Words and Photographs Justin Fulton |

Positively personifying the phrase “my work is my life,” Walt Cassidy, also known as Waltpaper from the heyday of 90’s New York nightlife, opened up the doors of his sophisticatedly spartan home, which he aptly deems “HQ”. Upon my arrival, Walt was in the midst of a jewelry fitting with towering blonde goddess and long time friend April Palasthy at a massive yet non-intrusive worktable set up in a sun drenched room sprawling with wires, raw metal, glass and stone. I was allowed to wander about and got an immediate sense that for him life and art are one and of the same. It wasn’t until we found ourselves seated and Walt began to speak, that it became clear to me that this man’s personal journey continues to be his greatest work.

JUSTIN FULTON: Though the medium has taken a shift since your club kid days, I can’t help but notice a similar visual language in your current work in terms of interconnected line and other formal qualities. What influences your aesthetic sensibilities?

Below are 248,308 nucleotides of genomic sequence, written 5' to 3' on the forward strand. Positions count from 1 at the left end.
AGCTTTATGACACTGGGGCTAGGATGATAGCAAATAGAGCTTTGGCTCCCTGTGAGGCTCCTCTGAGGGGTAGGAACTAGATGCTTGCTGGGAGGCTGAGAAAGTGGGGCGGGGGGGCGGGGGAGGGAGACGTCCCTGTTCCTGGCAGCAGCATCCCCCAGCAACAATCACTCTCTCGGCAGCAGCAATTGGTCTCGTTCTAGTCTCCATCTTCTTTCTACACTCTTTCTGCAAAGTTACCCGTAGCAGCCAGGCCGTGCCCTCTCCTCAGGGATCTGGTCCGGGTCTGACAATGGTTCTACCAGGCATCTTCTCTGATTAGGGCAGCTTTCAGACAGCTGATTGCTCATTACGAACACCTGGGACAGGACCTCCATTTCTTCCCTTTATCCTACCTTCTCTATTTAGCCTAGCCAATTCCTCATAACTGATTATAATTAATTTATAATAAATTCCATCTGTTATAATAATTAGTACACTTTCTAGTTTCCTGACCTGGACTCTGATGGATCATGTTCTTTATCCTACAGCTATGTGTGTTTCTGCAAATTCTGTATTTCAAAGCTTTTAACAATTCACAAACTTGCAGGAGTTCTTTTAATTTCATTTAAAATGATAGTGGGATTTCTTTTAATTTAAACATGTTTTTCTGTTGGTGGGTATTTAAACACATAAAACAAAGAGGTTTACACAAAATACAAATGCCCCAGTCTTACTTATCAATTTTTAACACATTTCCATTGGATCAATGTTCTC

WALT CASSIDY: I always refer to my work as narrative abstraction. It’s diaristic. An organization of motifs and patterns put together to tell a story. I think of my life as a singular artwork, and the objects that I make are residue of that one master work. I’m influenced by the elemental, and the paradoxical. My inspiration comes from the experience of allowing my soul to evolve, and the occasional love affair.

JF: With a body of work so autobiographical, what personal narrative do your most recent works tell of in relation to who you are now?